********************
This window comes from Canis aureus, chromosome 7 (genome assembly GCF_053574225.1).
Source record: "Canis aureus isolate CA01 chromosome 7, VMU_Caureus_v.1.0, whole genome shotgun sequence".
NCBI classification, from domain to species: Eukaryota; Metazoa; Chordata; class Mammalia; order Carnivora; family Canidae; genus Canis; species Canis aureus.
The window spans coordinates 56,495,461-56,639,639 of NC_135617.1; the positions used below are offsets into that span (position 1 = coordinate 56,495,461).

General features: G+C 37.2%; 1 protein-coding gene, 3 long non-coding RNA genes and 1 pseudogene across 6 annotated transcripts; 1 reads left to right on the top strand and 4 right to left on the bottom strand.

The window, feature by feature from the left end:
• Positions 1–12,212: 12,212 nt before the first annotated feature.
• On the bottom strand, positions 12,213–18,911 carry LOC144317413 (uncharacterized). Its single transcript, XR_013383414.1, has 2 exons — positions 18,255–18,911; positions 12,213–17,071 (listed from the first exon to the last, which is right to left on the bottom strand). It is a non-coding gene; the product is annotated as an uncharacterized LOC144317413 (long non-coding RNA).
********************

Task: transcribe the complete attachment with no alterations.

This window comes from Canis aureus, chromosome 7 (genome assembly GCF_053574225.1).
Source record: "Canis aureus isolate CA01 chromosome 7, VMU_Caureus_v.1.0, whole genome shotgun sequence".
NCBI classification, from domain to species: Eukaryota; Metazoa; Chordata; class Mammalia; order Carnivora; family Canidae; genus Canis; species Canis aureus.
The window spans coordinates 56,495,461-56,639,639 of NC_135617.1; the positions used below are offsets into that span (position 1 = coordinate 56,495,461).

General features: G+C 37.2%; 1 protein-coding gene, 3 long non-coding RNA genes and 1 pseudogene across 6 annotated transcripts; 1 reads left to right on the top strand and 4 right to left on the bottom strand.

The window, feature by feature from the left end:
• Positions 1–12,212: 12,212 nt before the first annotated feature.
• On the bottom strand, positions 12,213–18,911 carry LOC144317413 (uncharacterized). Its single transcript, XR_013383414.1, has 2 exons — positions 18,255–18,911; positions 12,213–17,071 (listed from the first exon to the last, which is right to left on the bottom strand). It is a non-coding gene; the product is annotated as an uncharacterized LOC144317413 (long non-coding RNA).